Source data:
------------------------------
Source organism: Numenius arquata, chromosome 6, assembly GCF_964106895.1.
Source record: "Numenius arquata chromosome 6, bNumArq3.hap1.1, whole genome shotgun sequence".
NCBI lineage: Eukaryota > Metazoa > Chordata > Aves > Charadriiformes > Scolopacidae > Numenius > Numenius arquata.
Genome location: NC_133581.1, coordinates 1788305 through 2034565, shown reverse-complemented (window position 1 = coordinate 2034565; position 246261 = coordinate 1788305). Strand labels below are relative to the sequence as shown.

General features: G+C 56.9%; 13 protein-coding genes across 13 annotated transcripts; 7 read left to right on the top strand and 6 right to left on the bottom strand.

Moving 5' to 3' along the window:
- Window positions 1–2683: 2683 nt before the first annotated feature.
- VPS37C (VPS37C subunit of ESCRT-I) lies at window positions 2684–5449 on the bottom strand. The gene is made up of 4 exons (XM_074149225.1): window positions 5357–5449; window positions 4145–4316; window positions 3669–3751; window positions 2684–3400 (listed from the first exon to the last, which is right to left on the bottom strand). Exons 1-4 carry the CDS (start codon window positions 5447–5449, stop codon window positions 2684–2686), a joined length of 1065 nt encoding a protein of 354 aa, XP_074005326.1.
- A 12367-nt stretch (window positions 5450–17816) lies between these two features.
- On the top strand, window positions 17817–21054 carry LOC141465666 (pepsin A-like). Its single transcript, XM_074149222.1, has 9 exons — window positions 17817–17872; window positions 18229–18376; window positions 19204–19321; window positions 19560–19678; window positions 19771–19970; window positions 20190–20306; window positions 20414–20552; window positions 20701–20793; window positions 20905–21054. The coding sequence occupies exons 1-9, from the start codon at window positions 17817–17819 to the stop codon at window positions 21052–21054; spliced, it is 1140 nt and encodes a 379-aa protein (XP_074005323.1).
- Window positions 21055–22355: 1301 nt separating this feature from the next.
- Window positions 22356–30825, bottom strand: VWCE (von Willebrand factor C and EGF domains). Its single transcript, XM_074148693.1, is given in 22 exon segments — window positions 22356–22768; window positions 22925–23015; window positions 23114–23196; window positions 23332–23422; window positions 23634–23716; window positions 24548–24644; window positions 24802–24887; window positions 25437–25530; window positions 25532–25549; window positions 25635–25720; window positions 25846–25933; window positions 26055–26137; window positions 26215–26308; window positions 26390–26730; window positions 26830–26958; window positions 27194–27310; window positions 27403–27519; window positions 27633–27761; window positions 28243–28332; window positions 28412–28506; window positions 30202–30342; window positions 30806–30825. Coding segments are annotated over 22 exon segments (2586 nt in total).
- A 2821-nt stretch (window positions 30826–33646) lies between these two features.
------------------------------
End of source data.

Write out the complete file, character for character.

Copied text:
Source organism: Numenius arquata, chromosome 6, assembly GCF_964106895.1.
Source record: "Numenius arquata chromosome 6, bNumArq3.hap1.1, whole genome shotgun sequence".
NCBI lineage: Eukaryota > Metazoa > Chordata > Aves > Charadriiformes > Scolopacidae > Numenius > Numenius arquata.
Genome location: NC_133581.1, coordinates 1788305 through 2034565, shown reverse-complemented (window position 1 = coordinate 2034565; position 246261 = coordinate 1788305). Strand labels below are relative to the sequence as shown.

General features: G+C 56.9%; 13 protein-coding genes across 13 annotated transcripts; 7 read left to right on the top strand and 6 right to left on the bottom strand.

Moving 5' to 3' along the window:
- Window positions 1–2683: 2683 nt before the first annotated feature.
- VPS37C (VPS37C subunit of ESCRT-I) lies at window positions 2684–5449 on the bottom strand. The gene is made up of 4 exons (XM_074149225.1): window positions 5357–5449; window positions 4145–4316; window positions 3669–3751; window positions 2684–3400 (listed from the first exon to the last, which is right to left on the bottom strand). Exons 1-4 carry the CDS (start codon window positions 5447–5449, stop codon window positions 2684–2686), a joined length of 1065 nt encoding a protein of 354 aa, XP_074005326.1.
- A 12367-nt stretch (window positions 5450–17816) lies between these two features.
- On the top strand, window positions 17817–21054 carry LOC141465666 (pepsin A-like). Its single transcript, XM_074149222.1, has 9 exons — window positions 17817–17872; window positions 18229–18376; window positions 19204–19321; window positions 19560–19678; window positions 19771–19970; window positions 20190–20306; window positions 20414–20552; window positions 20701–20793; window positions 20905–21054. The coding sequence occupies exons 1-9, from the start codon at window positions 17817–17819 to the stop codon at window positions 21052–21054; spliced, it is 1140 nt and encodes a 379-aa protein (XP_074005323.1).
- Window positions 21055–22355: 1301 nt separating this feature from the next.
- Window positions 22356–30825, bottom strand: VWCE (von Willebrand factor C and EGF domains). Its single transcript, XM_074148693.1, is given in 22 exon segments — window positions 22356–22768; window positions 22925–23015; window positions 23114–23196; window positions 23332–23422; window positions 23634–23716; window positions 24548–24644; window positions 24802–24887; window positions 25437–25530; window positions 25532–25549; window positions 25635–25720; window positions 25846–25933; window positions 26055–26137; window positions 26215–26308; window positions 26390–26730; window positions 26830–26958; window positions 27194–27310; window positions 27403–27519; window positions 27633–27761; window positions 28243–28332; window positions 28412–28506; window positions 30202–30342; window positions 30806–30825. Coding segments are annotated over 22 exon segments (2586 nt in total).
- A 2821-nt stretch (window positions 30826–33646) lies between these two features.